In typical operation of the rapid cooling system 10, the wafer 13 is placed on the wafer support 12 inside the RTP chamber 11. The wafer 13 is subjected to a rapid thermal anneal (RTA) process, in which the wafer 13 is initially rapidly heated (at up to about 150 degrees C. per second) to a target temperature of typically about 1050 degrees C. In the ensuing cooling phase, the wafer 13 is rapidly cooled by operation of the rapid cooling system 10. This is carried out by setting the RTP chamber 11 at an interior pressure of typically about 1 atmosphere. The wafer 13 is then rotated in the RTP chamber 11 while the pump 17 is operated to pump the liquid nitrogen 21, at a pressure of typically greater than about 1 atmosphere, from the liquid nitrogen tank 15 and through the distribution conduit 16, distribution arm 18 and open valve 19, respectively. The liquid nitrogen 21 is then dispensed through the nozzle 20 and against the surface of the wafer 13. The progress of the RTP process, as well as dispensing of the liquid nitrogen 21 from the nozzle 20 and onto the wafer 13, can be viewed through the view port 22. Accordingly, upon entry of the liquid nitrogen 21 into the RTP chamber 11, the liquid nitrogen 21 undergoes a phase change to the gaseous phase and contacts the wafer 13, thereby cooling the wafer 13 by a phase change endothermic reaction from the target temperature of approximately 1050 degrees C. to approximately 1000 degrees C. in typically about 2 seconds. This improves the process performance of the RTP chamber 11 as well as improves wafer throughput. The controller (not shown) for the RTP chamber 11 may be connected to the liquid nitrogen tank 15 to facilitate syncronization of the cooling phase carried out using the rapid cooling system 10 with the remainder of the RTP process.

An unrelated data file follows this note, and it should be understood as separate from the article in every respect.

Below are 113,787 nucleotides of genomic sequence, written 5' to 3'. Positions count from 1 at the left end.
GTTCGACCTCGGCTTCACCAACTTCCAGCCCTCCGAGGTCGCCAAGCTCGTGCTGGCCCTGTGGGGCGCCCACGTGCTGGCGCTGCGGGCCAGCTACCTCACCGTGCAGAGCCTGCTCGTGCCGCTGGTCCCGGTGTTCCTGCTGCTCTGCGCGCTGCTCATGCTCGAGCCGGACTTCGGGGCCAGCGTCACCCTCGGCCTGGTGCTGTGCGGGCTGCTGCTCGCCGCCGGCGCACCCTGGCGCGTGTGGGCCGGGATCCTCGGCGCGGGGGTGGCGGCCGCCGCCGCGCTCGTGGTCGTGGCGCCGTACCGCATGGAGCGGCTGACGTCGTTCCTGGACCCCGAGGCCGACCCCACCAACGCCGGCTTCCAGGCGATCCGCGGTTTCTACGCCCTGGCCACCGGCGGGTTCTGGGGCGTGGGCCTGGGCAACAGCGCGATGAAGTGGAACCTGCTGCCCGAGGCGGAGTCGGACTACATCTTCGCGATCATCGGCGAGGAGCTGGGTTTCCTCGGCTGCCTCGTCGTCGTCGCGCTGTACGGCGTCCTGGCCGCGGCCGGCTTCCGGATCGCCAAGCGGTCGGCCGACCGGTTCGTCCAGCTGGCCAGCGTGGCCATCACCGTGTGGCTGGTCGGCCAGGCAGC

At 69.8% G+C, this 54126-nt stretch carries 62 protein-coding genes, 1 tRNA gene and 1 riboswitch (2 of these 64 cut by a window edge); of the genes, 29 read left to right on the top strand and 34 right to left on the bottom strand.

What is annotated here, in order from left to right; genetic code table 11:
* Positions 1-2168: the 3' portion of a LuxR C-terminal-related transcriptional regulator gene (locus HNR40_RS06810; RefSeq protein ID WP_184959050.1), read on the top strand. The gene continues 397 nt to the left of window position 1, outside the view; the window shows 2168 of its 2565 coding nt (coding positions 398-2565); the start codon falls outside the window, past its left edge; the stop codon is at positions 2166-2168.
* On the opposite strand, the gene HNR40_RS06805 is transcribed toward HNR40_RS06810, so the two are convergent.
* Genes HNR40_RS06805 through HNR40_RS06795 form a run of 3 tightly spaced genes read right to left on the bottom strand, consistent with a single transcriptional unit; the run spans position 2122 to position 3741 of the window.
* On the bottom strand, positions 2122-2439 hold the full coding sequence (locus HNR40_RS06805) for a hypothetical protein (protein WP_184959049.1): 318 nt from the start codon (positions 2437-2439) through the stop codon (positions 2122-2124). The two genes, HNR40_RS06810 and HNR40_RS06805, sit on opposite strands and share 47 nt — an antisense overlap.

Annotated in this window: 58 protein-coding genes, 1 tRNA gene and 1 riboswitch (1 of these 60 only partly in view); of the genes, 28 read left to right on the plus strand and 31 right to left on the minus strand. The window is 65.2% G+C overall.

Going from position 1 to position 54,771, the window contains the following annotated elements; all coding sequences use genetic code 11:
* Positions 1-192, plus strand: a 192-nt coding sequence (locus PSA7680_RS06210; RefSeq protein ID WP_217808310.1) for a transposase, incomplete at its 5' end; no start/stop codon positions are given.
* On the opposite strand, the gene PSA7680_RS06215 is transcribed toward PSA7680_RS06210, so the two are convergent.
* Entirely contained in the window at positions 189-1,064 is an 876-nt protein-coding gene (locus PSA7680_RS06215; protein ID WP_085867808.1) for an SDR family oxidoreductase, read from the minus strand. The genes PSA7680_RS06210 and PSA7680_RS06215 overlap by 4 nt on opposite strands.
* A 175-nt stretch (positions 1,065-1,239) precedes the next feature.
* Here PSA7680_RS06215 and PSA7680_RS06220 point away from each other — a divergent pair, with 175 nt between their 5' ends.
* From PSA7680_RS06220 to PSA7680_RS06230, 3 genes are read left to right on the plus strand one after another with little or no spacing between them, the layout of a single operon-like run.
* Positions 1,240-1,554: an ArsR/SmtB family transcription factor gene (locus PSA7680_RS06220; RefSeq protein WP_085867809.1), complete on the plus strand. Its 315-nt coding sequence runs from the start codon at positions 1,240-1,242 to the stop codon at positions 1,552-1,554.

Referring next to FIG. 2, another illustrative embodiment of a high-pressure rapid cooling system according to the present invention is generally indicated by reference numeral 26. The rapid cooling system 26 can be used in conjunction with an RTP (rapid thermal processing) chamber 27, which may be conventional. A wafer support 28 is provided in the RTP chamber 27 to support a wafer 29. The rapid cooling system 26 includes an insulated supercritical carbon dioxide (SCCO2) tank 30 which is adapted to contain a supply of SCCO2 34. A distribution conduit 31 extends from the SCCO2 tank 30, and a pump 32 is provided in the distribution conduit 31. A distribution arm 33 extends from the distribution conduit 31. A viewing port 39 may be provided in the RTP chamber 27. The distribution arm 33 extends into the RTP chamber 11, typically through the viewing port 39. A nozzle ring 36, having multiple nozzle openings 37 spaced around the inner circumference thereof, is provided in fluid communication with the distribution arm 33, inside the RTP chamber 11, above and in generally encircling relationship to the wafer support 28.